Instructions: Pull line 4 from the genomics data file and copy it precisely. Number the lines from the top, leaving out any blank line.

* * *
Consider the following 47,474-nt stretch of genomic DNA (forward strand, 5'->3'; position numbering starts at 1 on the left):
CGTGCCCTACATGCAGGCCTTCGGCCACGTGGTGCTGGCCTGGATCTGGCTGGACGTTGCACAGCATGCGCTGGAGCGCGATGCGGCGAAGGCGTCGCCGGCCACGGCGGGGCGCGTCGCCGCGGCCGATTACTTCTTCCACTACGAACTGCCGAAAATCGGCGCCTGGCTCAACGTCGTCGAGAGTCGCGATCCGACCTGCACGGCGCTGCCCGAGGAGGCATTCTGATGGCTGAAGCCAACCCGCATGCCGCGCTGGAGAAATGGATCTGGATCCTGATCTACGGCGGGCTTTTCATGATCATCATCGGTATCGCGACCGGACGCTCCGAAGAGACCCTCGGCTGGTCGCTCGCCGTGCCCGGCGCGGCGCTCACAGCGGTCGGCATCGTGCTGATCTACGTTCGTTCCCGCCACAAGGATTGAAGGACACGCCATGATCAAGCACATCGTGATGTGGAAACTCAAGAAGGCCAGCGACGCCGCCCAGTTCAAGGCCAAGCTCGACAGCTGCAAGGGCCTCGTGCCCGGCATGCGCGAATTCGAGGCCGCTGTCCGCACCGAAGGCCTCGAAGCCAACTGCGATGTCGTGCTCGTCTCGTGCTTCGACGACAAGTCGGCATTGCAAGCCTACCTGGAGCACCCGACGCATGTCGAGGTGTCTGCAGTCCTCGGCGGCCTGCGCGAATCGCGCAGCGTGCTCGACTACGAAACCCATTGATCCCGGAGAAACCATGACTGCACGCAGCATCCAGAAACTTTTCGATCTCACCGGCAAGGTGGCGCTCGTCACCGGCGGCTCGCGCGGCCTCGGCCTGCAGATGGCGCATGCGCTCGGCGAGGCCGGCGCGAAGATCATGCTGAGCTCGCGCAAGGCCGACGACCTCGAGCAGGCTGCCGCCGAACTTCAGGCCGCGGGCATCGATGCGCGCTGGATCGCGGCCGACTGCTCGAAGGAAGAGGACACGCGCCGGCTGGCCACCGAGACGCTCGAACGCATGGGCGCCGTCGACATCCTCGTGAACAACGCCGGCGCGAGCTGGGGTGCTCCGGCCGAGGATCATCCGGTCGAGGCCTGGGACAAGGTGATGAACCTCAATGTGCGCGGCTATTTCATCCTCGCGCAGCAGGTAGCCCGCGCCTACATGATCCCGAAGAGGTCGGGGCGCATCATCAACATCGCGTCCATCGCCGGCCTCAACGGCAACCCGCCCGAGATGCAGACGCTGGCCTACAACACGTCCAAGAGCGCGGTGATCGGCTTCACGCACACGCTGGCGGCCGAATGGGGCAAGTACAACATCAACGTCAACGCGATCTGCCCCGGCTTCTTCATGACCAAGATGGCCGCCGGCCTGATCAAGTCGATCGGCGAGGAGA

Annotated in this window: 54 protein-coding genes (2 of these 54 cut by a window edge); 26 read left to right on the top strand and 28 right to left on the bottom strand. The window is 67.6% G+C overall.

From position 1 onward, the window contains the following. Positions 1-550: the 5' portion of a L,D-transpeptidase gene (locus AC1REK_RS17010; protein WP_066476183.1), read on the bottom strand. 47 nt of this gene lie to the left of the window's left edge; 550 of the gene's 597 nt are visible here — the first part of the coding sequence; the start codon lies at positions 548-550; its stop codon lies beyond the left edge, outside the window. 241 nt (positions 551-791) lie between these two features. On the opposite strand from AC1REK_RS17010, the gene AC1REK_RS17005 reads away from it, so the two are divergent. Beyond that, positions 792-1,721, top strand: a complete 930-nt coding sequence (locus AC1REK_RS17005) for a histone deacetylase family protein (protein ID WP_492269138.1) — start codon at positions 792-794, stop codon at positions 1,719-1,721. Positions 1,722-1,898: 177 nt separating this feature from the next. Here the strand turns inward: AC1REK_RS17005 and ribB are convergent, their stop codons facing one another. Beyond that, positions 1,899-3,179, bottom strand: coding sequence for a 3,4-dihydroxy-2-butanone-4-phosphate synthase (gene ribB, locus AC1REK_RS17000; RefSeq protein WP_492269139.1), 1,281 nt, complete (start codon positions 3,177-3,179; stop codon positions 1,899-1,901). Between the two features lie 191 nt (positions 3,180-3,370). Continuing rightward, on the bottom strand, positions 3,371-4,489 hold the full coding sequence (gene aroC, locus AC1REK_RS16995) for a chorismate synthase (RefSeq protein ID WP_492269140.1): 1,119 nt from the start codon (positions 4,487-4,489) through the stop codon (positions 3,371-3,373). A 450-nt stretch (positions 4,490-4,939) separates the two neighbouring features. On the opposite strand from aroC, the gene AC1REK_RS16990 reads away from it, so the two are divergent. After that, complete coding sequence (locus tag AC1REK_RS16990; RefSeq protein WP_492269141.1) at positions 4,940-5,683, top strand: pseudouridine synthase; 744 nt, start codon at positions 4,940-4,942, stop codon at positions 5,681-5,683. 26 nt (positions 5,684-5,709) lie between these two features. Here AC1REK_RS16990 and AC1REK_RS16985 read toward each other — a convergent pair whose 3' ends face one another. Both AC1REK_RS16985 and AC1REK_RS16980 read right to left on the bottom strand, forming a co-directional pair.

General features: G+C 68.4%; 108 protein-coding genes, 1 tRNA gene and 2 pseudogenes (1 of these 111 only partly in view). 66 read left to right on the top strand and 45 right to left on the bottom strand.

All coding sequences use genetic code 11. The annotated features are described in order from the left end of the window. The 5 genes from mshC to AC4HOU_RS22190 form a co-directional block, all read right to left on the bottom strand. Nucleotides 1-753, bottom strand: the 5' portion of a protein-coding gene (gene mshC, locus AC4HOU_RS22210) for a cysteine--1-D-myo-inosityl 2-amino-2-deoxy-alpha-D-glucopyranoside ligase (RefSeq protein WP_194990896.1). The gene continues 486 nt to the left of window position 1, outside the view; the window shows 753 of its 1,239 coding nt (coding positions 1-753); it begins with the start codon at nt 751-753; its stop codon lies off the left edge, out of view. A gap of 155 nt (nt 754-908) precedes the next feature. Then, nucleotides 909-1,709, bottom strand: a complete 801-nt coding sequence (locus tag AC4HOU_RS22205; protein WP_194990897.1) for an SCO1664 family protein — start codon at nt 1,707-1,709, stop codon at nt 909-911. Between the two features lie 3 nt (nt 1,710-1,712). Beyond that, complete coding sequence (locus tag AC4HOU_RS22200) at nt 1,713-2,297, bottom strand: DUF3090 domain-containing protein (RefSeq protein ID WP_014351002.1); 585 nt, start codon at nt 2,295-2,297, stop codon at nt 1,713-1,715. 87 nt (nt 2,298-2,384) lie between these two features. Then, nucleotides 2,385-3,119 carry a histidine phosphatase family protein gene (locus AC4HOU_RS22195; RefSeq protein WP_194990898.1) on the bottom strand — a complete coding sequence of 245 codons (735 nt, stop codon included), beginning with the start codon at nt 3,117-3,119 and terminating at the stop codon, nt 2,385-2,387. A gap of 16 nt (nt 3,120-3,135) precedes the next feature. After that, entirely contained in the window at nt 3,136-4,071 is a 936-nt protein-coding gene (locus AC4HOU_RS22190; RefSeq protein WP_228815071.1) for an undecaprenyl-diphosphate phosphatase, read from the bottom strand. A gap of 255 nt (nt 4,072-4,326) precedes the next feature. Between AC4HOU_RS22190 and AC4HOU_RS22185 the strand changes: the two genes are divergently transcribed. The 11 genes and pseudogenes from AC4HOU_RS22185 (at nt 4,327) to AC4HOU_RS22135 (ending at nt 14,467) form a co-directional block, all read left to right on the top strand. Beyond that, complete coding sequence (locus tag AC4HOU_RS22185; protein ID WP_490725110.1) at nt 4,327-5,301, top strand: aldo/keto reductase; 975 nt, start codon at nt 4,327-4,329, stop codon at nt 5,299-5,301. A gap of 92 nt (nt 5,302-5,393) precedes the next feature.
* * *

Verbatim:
From position 1 onward, the window contains the following. Positions 1-550: the 5' portion of a L,D-transpeptidase gene (locus AC1REK_RS17010; protein WP_066476183.1), read on the bottom strand. 47 nt of this gene lie to the left of the window's left edge; 550 of the gene's 597 nt are visible here — the first part of the coding sequence; the start codon lies at positions 548-550; its stop codon lies beyond the left edge, outside the window. 241 nt (positions 551-791) lie between these two features. On the opposite strand from AC1REK_RS17010, the gene AC1REK_RS17005 reads away from it, so the two are divergent. Beyond that, positions 792-1,721, top strand: a complete 930-nt coding sequence (locus AC1REK_RS17005) for a histone deacetylase family protein (protein ID WP_492269138.1) — start codon at positions 792-794, stop codon at positions 1,719-1,721. Positions 1,722-1,898: 177 nt separating this feature from the next. Here the strand turns inward: AC1REK_RS17005 and ribB are convergent, their stop codons facing one another. Beyond that, positions 1,899-3,179, bottom strand: coding sequence for a 3,4-dihydroxy-2-butanone-4-phosphate synthase (gene ribB, locus AC1REK_RS17000; RefSeq protein WP_492269139.1), 1,281 nt, complete (start codon positions 3,177-3,179; stop codon positions 1,899-1,901). Between the two features lie 191 nt (positions 3,180-3,370). Continuing rightward, on the bottom strand, positions 3,371-4,489 hold the full coding sequence (gene aroC, locus AC1REK_RS16995) for a chorismate synthase (RefSeq protein ID WP_492269140.1): 1,119 nt from the start codon (positions 4,487-4,489) through the stop codon (positions 3,371-3,373). A 450-nt stretch (positions 4,490-4,939) separates the two neighbouring features. On the opposite strand from aroC, the gene AC1REK_RS16990 reads away from it, so the two are divergent. After that, complete coding sequence (locus tag AC1REK_RS16990; RefSeq protein WP_492269141.1) at positions 4,940-5,683, top strand: pseudouridine synthase; 744 nt, start codon at positions 4,940-4,942, stop codon at positions 5,681-5,683. 26 nt (positions 5,684-5,709) lie between these two features. Here AC1REK_RS16990 and AC1REK_RS16985 read toward each other — a convergent pair whose 3' ends face one another. Both AC1REK_RS16985 and AC1REK_RS16980 read right to left on the bottom strand, forming a co-directional pair.